Hoviind (both of them) academically speaking and as a philosopher academically is not considered a good debater or philosopher. Even by his academic Christian peers. That is based on his ability to not produce logical fallacies or create a convincing arguement.

If you like his content that's perfectly reasonable.

Evolution has lots of emperical evidence. It just depends on if you agree with the definition of any of those things. As far as I know the allegory nature of Genesis was always present. After St Basil in particular it became the norm to see Genesis as allegory as well as when Talmumd was created.


Well in my opinion, as irrelevant as it is, I consider Hovind an excellent teacher and debater,

I have seen him debate countless scientists, lecturers often a pair or three at a time and destroy their argument.
Not only does he destroy their argument, he teaches the audience a different view
If you think his arguments are not up to your spec, great, I do.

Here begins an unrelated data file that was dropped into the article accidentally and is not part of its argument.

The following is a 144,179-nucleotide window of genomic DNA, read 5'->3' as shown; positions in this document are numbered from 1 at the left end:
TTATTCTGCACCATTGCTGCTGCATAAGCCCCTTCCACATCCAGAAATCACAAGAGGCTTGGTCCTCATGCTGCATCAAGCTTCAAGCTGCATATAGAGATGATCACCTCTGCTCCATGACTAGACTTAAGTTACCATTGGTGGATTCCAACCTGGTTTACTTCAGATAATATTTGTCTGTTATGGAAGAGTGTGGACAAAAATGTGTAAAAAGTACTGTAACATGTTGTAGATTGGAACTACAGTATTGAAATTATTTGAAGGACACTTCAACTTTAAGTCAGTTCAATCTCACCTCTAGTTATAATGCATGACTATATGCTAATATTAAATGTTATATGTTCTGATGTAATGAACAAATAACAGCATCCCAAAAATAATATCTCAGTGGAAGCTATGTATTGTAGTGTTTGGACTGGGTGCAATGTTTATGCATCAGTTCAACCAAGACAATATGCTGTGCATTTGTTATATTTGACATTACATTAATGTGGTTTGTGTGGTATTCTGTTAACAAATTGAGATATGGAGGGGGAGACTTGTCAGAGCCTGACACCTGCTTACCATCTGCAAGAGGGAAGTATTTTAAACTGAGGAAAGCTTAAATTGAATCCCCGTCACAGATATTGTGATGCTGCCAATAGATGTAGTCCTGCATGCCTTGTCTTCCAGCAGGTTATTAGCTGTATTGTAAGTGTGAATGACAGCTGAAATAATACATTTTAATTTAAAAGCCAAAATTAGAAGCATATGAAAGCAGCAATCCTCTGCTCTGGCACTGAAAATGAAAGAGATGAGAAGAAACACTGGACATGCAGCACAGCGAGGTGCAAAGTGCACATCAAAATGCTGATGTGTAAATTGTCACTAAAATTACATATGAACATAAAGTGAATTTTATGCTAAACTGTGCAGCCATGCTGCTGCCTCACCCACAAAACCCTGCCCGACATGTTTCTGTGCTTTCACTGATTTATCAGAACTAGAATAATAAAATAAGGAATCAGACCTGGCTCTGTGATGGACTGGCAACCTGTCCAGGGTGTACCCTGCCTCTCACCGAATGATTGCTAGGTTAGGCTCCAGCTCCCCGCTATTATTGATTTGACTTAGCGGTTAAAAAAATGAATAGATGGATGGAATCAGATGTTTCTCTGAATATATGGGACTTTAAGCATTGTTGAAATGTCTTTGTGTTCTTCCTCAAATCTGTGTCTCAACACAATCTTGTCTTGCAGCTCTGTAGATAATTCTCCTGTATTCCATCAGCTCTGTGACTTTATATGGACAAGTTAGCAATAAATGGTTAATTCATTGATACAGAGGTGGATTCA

I recommend anyone wanting to see a Christian apologist for creation, then watch him

I don't think it's your position to decide for others, let them watch and decide for themselves

If you want to accept what science has to offer, that's great

Me, I don't see it, that simple

If people want to argue it's very important to see both sides of the argument, don't deny them that.



posted on Apr, 28 2016 @ 11:07 AM
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a reply to: luthier



IMO you arguement holds no water. You are disregarding probability and replacing it with what if...what if...similar to a religious arguement.


There are no what if's in MY side of the argument. However, the 'fine tuning' argument is absolutely based on nothing but what if's. What if the Carbon atom had a smaller energy state? What if the any of the 25 or so fundamental constants were just a bit smaller or bigger? Life couldn't exist, or the universe itself couldn't exist.